After several episodes of wheel-spinning, the show decided to push eight plots forward in forty minutes, along the thematic divide of compassion vs. ruthlessness.
As usual, David’s plot was the least interesting. He spends most of it frowning manfully in Port Prosperity, where his brother is among those barricaded inside to protest the King’s decision to hand their sliver of the country to Gath. As the King fishes, Jack scrabbles for a little media power, Michelle decides to get herself taken hostage (she’s not too bright), and the Queen’s brother makes alliances like they’re going out of style.
Finally, because we don’t have enough characters to worry about, Caprica Six shows up and pushes for a council seat. Back home, Baltar’s all, “Do you just need some space? We can slow down, it’s cool!”
It feels as though the show is comfortable enough to widen the scope; this week we got our first look at Port Prosperity, a news network, and a factory basement. (Two out of three ain’t bad?) We also got to see how the King’s policies affect the everyman, with unsurprising results, and to see how David handles them, with unsurprising results. Once again, David’s family and/or his crush object are directly tied to whatever he has to tackle. David Sheperd: blondest pawn!
However, as if to counter David’s blandness, we have the first glimpses of personality in Thomasina and General Wes Studi, who vocalize the compassion vs. ruthlessness debate. Thomasina accuses the King of ignoring the plight of his people, and says that while her job is to protect the royal family, she doesn’t know how to serve a cruel king. (Memo to Thomasina: Um, really? Have you watched any of the rest of the show?)
Wes Studi cuts the compassion crap and climbs into bed with Cross the financier-in-law; the Silas who shows mercy to traitors is “no longer the man I swore to follow.” It’s a shocking twist that Wes Studi gets a scene where he’s not standing out of focus behind the King.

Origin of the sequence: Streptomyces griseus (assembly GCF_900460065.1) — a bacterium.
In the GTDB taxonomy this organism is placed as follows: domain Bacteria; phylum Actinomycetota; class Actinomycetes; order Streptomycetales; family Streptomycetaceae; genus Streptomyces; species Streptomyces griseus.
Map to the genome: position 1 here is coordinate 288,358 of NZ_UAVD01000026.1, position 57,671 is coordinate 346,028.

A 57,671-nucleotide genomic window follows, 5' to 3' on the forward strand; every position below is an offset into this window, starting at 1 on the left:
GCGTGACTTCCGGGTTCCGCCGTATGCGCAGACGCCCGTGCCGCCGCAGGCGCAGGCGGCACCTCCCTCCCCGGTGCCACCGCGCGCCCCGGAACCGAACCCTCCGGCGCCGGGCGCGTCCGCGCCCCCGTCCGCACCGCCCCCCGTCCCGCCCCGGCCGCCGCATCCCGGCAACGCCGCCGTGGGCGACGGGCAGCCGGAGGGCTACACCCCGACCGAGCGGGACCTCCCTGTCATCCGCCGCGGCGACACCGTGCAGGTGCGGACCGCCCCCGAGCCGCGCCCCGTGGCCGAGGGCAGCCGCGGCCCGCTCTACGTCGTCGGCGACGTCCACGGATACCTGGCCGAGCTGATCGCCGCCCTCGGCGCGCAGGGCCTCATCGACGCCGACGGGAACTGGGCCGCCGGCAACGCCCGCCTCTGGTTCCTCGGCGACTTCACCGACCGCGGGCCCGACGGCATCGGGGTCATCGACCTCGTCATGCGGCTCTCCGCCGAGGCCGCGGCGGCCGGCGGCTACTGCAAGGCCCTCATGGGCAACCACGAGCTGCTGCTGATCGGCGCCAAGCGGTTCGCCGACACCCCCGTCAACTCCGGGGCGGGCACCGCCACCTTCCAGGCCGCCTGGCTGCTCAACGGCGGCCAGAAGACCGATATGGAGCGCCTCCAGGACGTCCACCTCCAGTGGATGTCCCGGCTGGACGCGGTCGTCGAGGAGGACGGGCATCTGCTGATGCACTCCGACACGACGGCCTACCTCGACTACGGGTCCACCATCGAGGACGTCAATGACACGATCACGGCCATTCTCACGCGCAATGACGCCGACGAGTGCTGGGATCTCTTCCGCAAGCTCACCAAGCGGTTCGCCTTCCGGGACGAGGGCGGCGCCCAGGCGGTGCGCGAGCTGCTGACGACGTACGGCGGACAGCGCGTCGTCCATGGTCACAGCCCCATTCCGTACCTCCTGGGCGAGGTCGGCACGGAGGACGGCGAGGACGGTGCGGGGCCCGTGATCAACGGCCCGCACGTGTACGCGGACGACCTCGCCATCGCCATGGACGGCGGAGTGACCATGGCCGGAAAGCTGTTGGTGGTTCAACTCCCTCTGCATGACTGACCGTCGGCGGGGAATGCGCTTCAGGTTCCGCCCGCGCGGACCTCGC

Cross is over the moon. Earlier, he reminded the Reverend of their old loyalties, and after Jack’s aborted bid for news-network ownership, has Jack on board to bring down the King. Getting General Wes Studi is the last letter on this guy’s Monarchy Coup Bingo card. Take the rest of the week off, big guy!
By episode’s end, it looks like compassion has won the day: David’s life is saved by the King; Michelle’s life is saved by Ethan Shepherd; Ethan’s life is saved by King Silas; and King Silas offers his conniving son a shadow Cabinet position, throwing the power-hungry Jack into a silent conniption as he tries to decide who has the better offer, his father or his uncle.
However, almost every instance of compassion backfires. Michelle’s sympathy visit to the protestors gets her taken hostage, David’s attempt to quell the riot earns his family’s enmity, and the King’s release of Ethan drives his General right into the arms of another man.
Ruthlessness is the only thing that brings rewards. Cross escapes arrest by leaving his companions to die, Jack gets offered a Cabinet position after challenging his father with his personal TV network, and ex-centerfold and total badass Katrina Ghent’s dogged persistence pays off in a TV network and a Cabinet post.
(It’s interesting to see the collection of savvy women this show is gathering: Queen Rose, who coolly suggests her husband go visit his mistress to shake off a bad mood; Thomasina, who speaks out against the King’s opinion even as she protects the monarchy; and Ghent, whose underplaying of her own appetite for power looks to be the first of many sneaky moves.)
The sucker in this episode is David, who loses his family, his trust in his King, and the girl he loves (again). You know, the Biblical David is a clever guy. He speaks wisely, he maneuvers out from under the King’s will, and he regularly employs deception in his own self-interest. This David seems continually stunned that the King is manipulating him. Does he have a concussion?
King Silas, meanwhile, straddles the compassion/ruthlessness line and manages to deceive everyone while battling himself; when he sends David into Port Prosperity to plead with his brother to surrender, there’s no doubt in my mind he considers eliminating David in the melee. He’s seen the crown God sent; he’s not stupid. Then again, David is valuable as the most relatable face of the monarchy, and King Silas clearly doesn’t mind pinning the poor guy to the wall in the name of the kingdom.
The King’s hold on David is untenable: his General thinks the King is coddling him, his brother-in-law thinks he’s peacemongering because of him, and his daughter thinks he’s endangering him. The question is: who will be the first to strike against the King? (Please let it be David, please oh please oh please.)
And Saul cast the javelin; for he said, I will smite David even to the wall with it.
— 1 Samuel 18:11